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Identifying Gaps in Urban Flooding Reporting in Durham

Durham, North Carolina

Featured image for the project, Identifying Gaps in Urban Flooding Reporting in Durham

Flooding in Durham. Photo courtesy of Steve Anderson.

Urban flooding is an underreported health and economic risk to residents of urban Durham, North Carolina neighborhoods. The Durham city website has a robust reporting mechanism and a One-Call System that allows residents to report flooding issues. These reporting systems are influential in determining how and where relevant civic funds are allocated for fixing infrastructure and protecting communities against flooding threats. This project aims to identify the gaps in flood reporting that may lead to a lack of flood prevention investment in communities that need it.


Flooding in Durham Forest

Photo courtesy of Steve Anderson.

In brief:

  • City of Durham
  • Southeastern city still struggling with the consequences of redlining and discrimination
  • Urban Flooding
  • Durham’s web reporting and One-Call systems are meant to be easily accessible ways to report urban flooding, which helps to dictate investment in potential solutions.


Urban flooding is a traumatic and critical health and economic hazard to Durham residents, and equitable infrastructure to protect communities begins with equitable access to reporting tools.

Urban Durham is vulnerable to flooding events because of a confluence of factors, including an increase in extreme precipitation and aging infrastructure. Durham is already experiencing a substantial increase in extreme rain events, including a 129% increase in heavy rain events from 2005–2014 compared to the 1950–1959 period.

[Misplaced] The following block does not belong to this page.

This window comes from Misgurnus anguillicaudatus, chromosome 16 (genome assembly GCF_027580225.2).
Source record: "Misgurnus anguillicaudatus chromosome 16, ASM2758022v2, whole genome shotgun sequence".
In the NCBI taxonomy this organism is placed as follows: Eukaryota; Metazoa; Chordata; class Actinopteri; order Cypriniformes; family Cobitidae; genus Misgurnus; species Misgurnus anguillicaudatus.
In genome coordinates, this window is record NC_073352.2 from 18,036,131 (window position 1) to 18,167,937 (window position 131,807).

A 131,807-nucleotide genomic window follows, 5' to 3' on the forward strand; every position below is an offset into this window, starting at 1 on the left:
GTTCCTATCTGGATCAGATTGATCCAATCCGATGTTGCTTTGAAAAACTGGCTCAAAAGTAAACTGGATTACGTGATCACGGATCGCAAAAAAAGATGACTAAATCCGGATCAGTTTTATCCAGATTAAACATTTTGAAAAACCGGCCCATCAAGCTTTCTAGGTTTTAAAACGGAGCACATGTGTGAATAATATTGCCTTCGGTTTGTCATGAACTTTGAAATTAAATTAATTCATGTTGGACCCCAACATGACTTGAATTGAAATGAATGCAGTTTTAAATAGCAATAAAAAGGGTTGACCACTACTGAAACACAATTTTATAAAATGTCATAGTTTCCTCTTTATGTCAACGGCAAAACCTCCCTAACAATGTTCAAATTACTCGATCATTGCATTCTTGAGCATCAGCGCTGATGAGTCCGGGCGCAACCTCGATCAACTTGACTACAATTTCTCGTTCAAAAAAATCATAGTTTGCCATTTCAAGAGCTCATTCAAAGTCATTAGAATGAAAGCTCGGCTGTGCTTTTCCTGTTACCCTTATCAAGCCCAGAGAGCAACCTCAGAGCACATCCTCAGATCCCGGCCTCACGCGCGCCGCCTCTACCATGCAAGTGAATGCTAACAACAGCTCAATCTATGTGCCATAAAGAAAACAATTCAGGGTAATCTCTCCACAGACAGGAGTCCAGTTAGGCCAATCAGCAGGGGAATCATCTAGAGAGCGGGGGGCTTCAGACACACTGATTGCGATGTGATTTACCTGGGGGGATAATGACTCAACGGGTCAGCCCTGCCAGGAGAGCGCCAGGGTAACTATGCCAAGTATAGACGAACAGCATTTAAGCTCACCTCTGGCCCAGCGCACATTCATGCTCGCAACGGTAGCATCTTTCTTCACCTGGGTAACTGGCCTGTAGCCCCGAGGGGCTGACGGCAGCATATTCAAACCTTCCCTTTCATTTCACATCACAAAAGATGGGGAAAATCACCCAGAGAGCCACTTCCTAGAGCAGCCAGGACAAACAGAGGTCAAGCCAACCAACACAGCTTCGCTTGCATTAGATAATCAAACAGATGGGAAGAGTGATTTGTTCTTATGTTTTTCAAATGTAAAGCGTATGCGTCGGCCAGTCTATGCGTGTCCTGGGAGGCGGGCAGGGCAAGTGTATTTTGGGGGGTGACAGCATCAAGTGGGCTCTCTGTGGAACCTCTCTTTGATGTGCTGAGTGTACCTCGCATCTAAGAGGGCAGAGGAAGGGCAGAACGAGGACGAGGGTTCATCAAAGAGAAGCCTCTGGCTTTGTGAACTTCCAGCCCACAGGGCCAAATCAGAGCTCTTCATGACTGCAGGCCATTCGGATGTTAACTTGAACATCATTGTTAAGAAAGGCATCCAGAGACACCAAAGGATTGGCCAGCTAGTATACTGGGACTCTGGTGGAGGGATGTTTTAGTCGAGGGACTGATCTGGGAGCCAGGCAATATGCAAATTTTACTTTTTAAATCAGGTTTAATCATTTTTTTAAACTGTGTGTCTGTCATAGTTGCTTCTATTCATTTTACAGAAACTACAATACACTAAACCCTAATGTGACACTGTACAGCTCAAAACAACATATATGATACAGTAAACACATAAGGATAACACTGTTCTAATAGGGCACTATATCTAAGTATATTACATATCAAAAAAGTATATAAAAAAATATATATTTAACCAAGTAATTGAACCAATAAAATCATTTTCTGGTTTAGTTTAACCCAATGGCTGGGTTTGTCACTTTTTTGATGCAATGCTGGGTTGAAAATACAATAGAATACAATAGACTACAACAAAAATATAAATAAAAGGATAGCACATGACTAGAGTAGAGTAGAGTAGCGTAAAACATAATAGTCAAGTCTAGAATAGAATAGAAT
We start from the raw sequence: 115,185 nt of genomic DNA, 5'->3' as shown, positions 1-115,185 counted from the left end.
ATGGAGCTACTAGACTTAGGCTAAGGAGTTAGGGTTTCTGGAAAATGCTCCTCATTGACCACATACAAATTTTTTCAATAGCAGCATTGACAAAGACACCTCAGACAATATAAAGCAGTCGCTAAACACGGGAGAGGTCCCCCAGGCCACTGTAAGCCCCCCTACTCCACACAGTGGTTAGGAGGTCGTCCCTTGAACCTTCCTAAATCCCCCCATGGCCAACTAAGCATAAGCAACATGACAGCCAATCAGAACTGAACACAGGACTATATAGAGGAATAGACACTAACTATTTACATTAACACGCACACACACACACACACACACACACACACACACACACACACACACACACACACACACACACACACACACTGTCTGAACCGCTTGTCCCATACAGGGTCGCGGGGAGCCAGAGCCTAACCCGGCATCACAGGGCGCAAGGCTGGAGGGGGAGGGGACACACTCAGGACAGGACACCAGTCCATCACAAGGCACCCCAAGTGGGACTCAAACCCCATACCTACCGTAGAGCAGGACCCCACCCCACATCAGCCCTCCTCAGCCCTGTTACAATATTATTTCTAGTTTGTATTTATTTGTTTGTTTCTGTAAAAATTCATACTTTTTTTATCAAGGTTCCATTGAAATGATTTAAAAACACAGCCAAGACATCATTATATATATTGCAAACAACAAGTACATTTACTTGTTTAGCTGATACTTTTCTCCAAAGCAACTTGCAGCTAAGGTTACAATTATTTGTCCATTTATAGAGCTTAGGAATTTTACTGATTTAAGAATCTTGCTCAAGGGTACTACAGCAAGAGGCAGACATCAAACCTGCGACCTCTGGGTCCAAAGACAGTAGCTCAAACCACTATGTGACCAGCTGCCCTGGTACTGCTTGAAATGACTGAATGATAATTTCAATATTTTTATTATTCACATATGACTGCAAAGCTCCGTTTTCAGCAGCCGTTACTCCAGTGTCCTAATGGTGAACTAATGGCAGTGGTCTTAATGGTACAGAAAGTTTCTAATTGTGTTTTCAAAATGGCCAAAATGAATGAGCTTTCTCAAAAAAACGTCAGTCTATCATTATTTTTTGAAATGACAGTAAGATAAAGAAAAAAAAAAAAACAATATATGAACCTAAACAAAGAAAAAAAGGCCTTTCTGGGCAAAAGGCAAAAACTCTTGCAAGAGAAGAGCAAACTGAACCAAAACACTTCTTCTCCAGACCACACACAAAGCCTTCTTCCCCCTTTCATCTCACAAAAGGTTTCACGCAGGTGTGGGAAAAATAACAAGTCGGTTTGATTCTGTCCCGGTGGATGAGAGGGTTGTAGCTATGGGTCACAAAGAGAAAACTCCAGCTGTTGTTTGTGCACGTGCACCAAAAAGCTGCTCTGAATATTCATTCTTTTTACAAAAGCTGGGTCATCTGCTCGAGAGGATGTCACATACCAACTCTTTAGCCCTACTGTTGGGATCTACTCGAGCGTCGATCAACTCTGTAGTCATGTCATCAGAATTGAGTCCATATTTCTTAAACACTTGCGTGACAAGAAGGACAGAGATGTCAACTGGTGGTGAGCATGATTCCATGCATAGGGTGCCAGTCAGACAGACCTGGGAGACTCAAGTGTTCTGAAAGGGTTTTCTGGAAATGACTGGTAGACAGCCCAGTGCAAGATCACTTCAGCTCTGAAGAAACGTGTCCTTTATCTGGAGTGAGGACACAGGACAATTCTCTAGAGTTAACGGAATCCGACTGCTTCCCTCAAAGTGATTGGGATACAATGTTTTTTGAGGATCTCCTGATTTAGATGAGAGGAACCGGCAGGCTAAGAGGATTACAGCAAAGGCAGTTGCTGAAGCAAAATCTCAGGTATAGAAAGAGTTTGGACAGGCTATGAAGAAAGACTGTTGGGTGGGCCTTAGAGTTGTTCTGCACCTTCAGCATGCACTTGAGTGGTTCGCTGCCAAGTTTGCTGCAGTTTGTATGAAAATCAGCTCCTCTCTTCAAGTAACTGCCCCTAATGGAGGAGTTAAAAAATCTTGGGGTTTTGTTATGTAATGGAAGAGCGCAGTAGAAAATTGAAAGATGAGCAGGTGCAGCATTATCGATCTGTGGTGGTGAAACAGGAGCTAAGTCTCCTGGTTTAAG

The impacts of these extreme rain events are not evenly distributed throughout the city’s neighborhoods and vulnerability to the resulting flooding events are based on intersecting social, economic, and environmental determinants of health. Although residents can advocate for safer conditions and report flooding events using the One Call system or online reporting form developed by the City of Durham      , there has not yet been an analysis of how well-known this system is, how widely used it is, and how accurate it is in reporting all urban flooding events.


The Project

We aim to identify where urban flooding is happening most, where future occurrences are most likely and where current reporting is happening most often. This will allow us to see if gaps exist, and if there are patterns in where and why these gaps might exist.

We would like to be able to identify these gaps both geographically and in terms of the relevant social and economic determinants of health, and better understand why this flooding is being reported less. Understanding the barriers to flood reporting is an important step toward engaging residents in learning more about where and how to report flooding.

The project also aims to publicize and communicate the existing gaps via effective publicly available data visualization, and materials aimed at building visibility of the risks of urban flooding and how to report it.


Project Team

Community Leaders